The London Legal Sector is Still in the Pocket of Russia
The invasion of Ukraine has exposed Russia’s vast web of influence entangling – and enriching – Western law firms and the professional services sector.
And nowhere is more complicit than Londongrad and its cherished institutions of justice. Supported by a fawning crowd of British QCs, lawyers, and litigation funders, the British courts have been a playground for oligarchs to sue each other, attack journalists, and aid the Russian state in its pursuit of businessmen and bankers who have run afoul of the Kremlin.
Unsurprisingly an equally vast number of this supporting cast quickly hit the panic button and moved to separate themselves from Russia by dropping clients and closing offices in Moscow once the invasion of Ukraine commenced. Apparently, Russia’s concerted campaigns to disrupt democracy in the West, commit catastrophic chemical attacks in Syria, and the annexation of Crimea didn’t quite qualify as moral red lines.
Yet despite all the talk, many of those who have vowed to cut all ties with Russia continue to exploit loopholes in the current sanctions regime to support nefarious activities on behalf of the Russian state.
Remind you of anything? Move over greenwashing, there’s a new cynical sport in town and it’s called “Russiawashing.”
Many of the big players are at it, and it’s doing the reputation of Global Britain no favours on the international stage. Just this week, Steve Cohen, a Democratic congressman from Tennessee, urged the Biden administration to ban six British lawyers from entering the U.S. because they had “enabled Putin’s oligarchs by engaging in abusive lawsuits against journalists to silence them.”
This includes Hugh Tomlinson and Geraldine Proudler of CMS, a firm that has also recently been named and shamed by Kevin Hollinrake MP. In an open letter to the Chancellor of the Exchequer, Rishi Sunak, Hollinrake revealed that CMS was exploiting a loophole in the sanctions regime to act on behalf of the Deposit Insurance Agency (DIA). The DIA is a Russian state-owned entity responsible for pursuing funds and assets in both Russia and abroad from failed Russian credit institutions and their shareholders.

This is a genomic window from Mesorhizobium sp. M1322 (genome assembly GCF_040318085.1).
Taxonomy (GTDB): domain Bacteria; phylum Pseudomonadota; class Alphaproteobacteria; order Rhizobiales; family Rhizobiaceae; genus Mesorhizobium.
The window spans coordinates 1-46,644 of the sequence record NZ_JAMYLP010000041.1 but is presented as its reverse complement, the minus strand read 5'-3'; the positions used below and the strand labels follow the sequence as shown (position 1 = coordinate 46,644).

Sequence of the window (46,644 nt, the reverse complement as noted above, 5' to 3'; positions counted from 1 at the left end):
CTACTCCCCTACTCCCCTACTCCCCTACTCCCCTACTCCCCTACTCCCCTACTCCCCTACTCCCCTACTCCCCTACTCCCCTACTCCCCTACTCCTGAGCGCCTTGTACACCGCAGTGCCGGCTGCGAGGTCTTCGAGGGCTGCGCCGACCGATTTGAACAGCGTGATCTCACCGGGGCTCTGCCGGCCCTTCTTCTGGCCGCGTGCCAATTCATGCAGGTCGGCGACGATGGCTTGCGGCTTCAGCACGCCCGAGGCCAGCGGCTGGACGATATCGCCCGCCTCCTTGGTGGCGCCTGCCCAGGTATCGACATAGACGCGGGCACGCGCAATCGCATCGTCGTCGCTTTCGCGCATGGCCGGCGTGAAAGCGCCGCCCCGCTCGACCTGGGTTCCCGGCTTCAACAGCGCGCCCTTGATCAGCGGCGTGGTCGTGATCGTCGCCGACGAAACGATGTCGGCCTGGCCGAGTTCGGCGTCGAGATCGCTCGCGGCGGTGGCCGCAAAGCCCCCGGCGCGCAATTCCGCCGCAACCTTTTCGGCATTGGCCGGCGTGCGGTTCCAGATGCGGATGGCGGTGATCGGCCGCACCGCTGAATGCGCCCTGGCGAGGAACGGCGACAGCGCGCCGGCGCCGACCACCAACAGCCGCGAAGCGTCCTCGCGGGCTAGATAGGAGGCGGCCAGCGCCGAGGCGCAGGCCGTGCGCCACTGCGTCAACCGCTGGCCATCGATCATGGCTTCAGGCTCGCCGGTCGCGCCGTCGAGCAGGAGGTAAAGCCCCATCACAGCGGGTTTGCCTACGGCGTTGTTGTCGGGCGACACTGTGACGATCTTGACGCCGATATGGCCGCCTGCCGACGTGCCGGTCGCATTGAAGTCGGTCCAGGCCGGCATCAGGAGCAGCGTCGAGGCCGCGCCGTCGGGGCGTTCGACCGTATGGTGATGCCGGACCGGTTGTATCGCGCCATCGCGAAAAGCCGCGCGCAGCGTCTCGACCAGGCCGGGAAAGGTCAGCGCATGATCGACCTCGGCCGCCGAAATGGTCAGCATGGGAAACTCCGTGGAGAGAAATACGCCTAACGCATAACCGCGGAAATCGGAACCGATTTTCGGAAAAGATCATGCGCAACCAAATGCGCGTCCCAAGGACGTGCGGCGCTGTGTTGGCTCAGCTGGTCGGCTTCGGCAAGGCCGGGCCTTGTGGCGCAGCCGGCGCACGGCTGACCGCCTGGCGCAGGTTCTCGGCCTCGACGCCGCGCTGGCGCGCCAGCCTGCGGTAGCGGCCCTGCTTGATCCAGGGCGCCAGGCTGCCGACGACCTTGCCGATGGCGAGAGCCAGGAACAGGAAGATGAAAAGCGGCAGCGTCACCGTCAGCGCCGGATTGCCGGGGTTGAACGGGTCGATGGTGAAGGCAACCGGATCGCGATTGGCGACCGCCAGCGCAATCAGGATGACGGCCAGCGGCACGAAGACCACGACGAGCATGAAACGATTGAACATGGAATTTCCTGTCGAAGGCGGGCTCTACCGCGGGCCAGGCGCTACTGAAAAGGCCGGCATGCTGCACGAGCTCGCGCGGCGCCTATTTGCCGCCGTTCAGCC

With the invasion of Ukraine proving expensive for Putin, the Kremlin needs a helping hand to fund these cases – and the DIA is a key tool to get hold of valuable foreign assets. After all, justice doesn’t come cheap in Londongrad.
The DIA is even relying on British funding to kick-start the process of repatriating Russian assets. Step forward Harbour Litigation Funding, a litigation funder who was also named by Hollinrake as the party putting up the funds for the DIA and CMS to pursue bankruptcy proceedings against Anatoly Motylev, the former owner of the Russian Credit Bank, who is said to owe more than £2 billion.
That’s a hefty sum. And despite claiming to have now pulled out of the case, Harbour refused to comment when recently asked if it would still receive what is alleged to be 30% of total recoveries from DIA cases it funds. Regardless, whatever is left after Harbour receives its cut, Grant Thornton, the accountancy firm acting as court-appointed trustee in the case, will kindly ensure that the rest finds its way into the pocket of the DIA – all while proclaiming its innocence and professional integrity. One can only assume this funding will come in handy for Putin’s war effort.
Not to worry. These firms claim they aren’t breaching any sanctions – this is all above board. In their eyes, there’s nothing to see here.
But as Hollinrake pointed out, the actions of these firms and others like them are detrimental to our attempts to starve the Russian war machine out of the funds it needs to continue committing atrocities in Ukraine.
While the DIA itself is not subject to sanctions, senior DIA executives are. This loophole, and the willingness of the likes of CMS and Harbour to exploit it, is particularly egregious as this organisation has long been used by the Russian state to conduct state-sponsored corporate raids and intimidation against political opponents in exile, including by deliberately bankrupting individuals or their companies.
For the sake of Ukraine, this loophole must be closed. But just as importantly, we mustn’t ever forget the lawyers, firms, and funders who profited from it. They must be held accountable, and we could do a lot worse than heeding the call of Rep. Steve Cohen by banning the likes of CMS, Harbour, and those like them from operating in the U.S., London, and beyond.